Kansas House committee advances legislation to protect infants ‘born alive’

Republican chairwoman says abortion shouldn’t be normalized as a way of life

By: - March 8, 2023 5:22 pm
Lawmakers vote to pass legislation funding abortion alternative programs. (Rachel Mipro/Kansas Reflector)

Lawmakers vote to pass legislation funding abortion alternative programs during a hearing March 8, 2023. (Rachel Mipro/Kansas Reflector)

TOPEKA — Rep. Ron Bryce, a Coffeyville Republican, was a Texas medical resident in the late ’80s when he was called into an operating room and found a premature baby boy who survived his mother’s attempted abortion.

Bryce said he picked up the infant and brought him to the neonatal infant care unit.

“As I stared down on his frail body, I had the impression that the entire universe was revolving around this one human being at that point in my life,” Bryce said. 

The infant later died. Bryce said he didn’t know the background of the case and hadn’t talked to the mother, but he was told by nurses after the incident that this was a failed abortion case.

He gave this story to illustrate the importance of a proposed “born alive” bill, House Bill 2313.

The House Health and Human Services Committee held a hearing on the bill Wednesday with only supporters testifying, then passed the bill. The legislation is similar to other bills discussed nationally and in other states.

HB 2313 gives legal protections and stipulates legal requirements for fetuses “born alive.” The “born alive” definition would include any fetus that can breathe, has a beating heart, muscle movement or “pulsation of the umbilical cord,” after being removed from the mother’s body at any stage of development.

The bill would require health care providers or employees who are present for the attempted abortion to give the fetus the same degree of care as other children born alive at the same gestational age.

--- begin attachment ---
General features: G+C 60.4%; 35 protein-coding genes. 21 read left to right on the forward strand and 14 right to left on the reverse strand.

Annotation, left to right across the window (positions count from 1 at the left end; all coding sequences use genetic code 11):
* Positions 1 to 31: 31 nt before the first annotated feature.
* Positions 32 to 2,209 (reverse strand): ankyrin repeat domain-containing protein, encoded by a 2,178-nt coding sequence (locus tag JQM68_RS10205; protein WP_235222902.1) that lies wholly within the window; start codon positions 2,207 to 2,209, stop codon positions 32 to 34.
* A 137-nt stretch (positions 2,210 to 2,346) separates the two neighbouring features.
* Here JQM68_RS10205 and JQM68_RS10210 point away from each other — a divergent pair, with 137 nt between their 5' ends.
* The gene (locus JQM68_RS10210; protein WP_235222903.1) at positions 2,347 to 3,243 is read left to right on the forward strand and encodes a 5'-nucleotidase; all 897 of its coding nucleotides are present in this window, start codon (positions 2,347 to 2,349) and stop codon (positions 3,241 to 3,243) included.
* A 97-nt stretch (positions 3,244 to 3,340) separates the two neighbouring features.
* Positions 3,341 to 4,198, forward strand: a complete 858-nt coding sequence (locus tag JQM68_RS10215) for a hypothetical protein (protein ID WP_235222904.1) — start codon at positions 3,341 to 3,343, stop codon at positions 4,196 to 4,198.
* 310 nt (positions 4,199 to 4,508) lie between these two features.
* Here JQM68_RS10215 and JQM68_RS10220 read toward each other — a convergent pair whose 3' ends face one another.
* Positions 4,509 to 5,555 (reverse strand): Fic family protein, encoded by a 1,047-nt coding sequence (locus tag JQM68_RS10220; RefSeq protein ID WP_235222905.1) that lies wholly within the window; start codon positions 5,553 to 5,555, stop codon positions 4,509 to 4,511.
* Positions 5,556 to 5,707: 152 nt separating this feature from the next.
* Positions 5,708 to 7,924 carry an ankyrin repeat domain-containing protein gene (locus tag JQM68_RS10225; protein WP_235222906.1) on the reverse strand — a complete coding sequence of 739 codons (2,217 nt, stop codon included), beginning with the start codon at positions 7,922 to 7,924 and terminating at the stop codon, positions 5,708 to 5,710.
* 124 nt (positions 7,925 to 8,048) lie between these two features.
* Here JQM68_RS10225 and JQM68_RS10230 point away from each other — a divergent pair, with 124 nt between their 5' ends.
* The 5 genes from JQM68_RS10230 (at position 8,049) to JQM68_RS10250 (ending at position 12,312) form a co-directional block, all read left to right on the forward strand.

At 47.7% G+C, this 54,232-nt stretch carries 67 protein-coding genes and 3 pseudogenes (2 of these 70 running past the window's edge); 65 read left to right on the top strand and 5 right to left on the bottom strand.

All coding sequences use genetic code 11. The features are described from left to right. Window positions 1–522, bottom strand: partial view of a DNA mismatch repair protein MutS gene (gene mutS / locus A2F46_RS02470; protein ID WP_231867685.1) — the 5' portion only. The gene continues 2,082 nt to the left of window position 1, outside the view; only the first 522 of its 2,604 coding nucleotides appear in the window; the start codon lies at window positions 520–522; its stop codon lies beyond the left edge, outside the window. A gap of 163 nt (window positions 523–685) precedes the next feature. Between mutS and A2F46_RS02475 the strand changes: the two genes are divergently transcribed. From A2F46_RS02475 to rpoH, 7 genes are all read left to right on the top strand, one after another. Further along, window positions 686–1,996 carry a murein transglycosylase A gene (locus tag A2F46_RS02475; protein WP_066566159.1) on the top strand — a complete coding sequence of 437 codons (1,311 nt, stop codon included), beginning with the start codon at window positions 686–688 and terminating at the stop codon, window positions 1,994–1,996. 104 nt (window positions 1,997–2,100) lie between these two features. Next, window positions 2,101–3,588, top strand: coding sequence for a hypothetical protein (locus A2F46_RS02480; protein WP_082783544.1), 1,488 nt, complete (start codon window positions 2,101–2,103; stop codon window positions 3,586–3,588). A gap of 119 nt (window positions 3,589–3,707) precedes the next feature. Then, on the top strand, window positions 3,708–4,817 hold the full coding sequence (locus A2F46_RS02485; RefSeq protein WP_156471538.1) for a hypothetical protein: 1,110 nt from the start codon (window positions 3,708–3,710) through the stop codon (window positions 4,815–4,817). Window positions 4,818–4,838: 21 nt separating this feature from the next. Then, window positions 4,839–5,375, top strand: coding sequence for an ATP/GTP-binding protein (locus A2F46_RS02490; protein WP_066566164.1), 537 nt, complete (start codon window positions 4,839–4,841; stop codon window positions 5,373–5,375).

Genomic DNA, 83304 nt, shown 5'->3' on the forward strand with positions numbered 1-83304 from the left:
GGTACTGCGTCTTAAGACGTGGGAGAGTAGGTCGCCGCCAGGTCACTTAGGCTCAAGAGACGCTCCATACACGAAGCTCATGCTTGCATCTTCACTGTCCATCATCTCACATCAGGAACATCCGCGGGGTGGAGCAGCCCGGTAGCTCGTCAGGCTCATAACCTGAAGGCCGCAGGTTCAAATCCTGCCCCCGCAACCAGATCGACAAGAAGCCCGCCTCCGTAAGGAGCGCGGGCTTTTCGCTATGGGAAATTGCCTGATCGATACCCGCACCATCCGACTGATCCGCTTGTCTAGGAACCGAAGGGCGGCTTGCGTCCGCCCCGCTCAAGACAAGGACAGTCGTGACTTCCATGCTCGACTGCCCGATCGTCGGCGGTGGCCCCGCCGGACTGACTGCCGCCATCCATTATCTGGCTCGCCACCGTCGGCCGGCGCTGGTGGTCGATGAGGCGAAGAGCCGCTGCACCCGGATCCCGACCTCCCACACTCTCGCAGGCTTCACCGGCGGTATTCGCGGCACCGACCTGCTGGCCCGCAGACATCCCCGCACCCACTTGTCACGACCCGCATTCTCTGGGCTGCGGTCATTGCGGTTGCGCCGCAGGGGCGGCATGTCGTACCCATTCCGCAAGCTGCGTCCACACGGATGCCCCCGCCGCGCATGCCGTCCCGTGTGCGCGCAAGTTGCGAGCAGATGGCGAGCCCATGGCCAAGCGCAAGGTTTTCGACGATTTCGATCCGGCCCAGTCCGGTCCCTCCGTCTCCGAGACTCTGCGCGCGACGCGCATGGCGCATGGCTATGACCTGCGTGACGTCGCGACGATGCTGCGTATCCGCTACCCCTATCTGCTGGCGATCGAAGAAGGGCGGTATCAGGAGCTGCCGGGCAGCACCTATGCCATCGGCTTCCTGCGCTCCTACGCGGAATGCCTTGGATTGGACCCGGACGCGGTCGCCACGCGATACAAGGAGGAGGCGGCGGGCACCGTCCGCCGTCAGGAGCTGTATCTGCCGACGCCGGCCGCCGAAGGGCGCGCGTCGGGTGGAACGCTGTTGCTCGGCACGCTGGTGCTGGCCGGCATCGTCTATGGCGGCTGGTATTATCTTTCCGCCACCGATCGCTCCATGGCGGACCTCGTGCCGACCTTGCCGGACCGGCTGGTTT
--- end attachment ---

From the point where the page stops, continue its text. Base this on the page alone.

The “born alive” fetus would be immediately transported to a hospital for care, with fines and penalties implemented for health care providers who fail to provide the care, or do not report bill requirement violations.

Rep. Ron Bryce said he witnessed a failed abortion when he was a Texas medical resident. (Rachel Mipro/Kansas Reflector)
Rep. Ron Bryce said he witnessed a failed abortion when he was a Texas medical resident. (Rachel Mipro/Kansas Reflector)

Jeanne Gawdun, spokeswoman for Kansans for Life, said many infants died in attempted abortions. 

“Sadly, there are many cases across the country of infants born alive, left to die, or intentionally killed,” Gawdun said.

Critics have said this bill is unnecessary because no one is killing infants after they are born. In a fiscal note on the bill, the Kansas Attorney General’s Office said the bill is likely to be challenged on constitutional grounds.

The committee also passed a bill that would provide funding for programs that promote alternatives to abortion.

House Bill 2429, heard in the committee Tuesday, would require the Department for Children and Families to establish programs increasing awareness of abortion alternatives. If passed, it would divert an estimated $1.7 million in state funding away from low-income families and into programs that promote childbirth, in an effort to reduce abortions statewide.

These are a few of several abortion bills currently introduced in the Legislature by Republicans, despite a landslide defeat in August of a constitutional amendment on abortion. Other bills include a proposed ban on an abortion pill and a tax credit proposal for nonprofit pregnancy centers.

Committee chairwoman Rep. Brenda Landwehr, a Wichita Republican, teared up discussing abortion during the committee meeting.

“Unfortunately, society talks about abortion as if it should be normal,” Landwehr said. “It shouldn’t be normal. It just shouldn’t just be accepted as a fact of life because I know the pain of having an abortion and it hurts.”

She later said the legislation wasn’t anti-abortion.

“I’m somewhat offended just to hear that you believe that it’s an anti abortion bill because it’s not,” Landwehr said when a fellow lawmaker raised objections to the bill.

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Rachel Mipro
Rachel Mipro

A graduate of Louisiana State University, Rachel Mipro has covered state government in Baton Rouge and New Orleans. She and her fellow team of journalists were 2022 Goldsmith Prize Semi-Finalists for their work featuring the rise of the KKK in northern Louisiana, following racially-motivated shootings in 1960. With her move to the Midwest, Rachel is now turning her focus toward issues within Kansas public policies.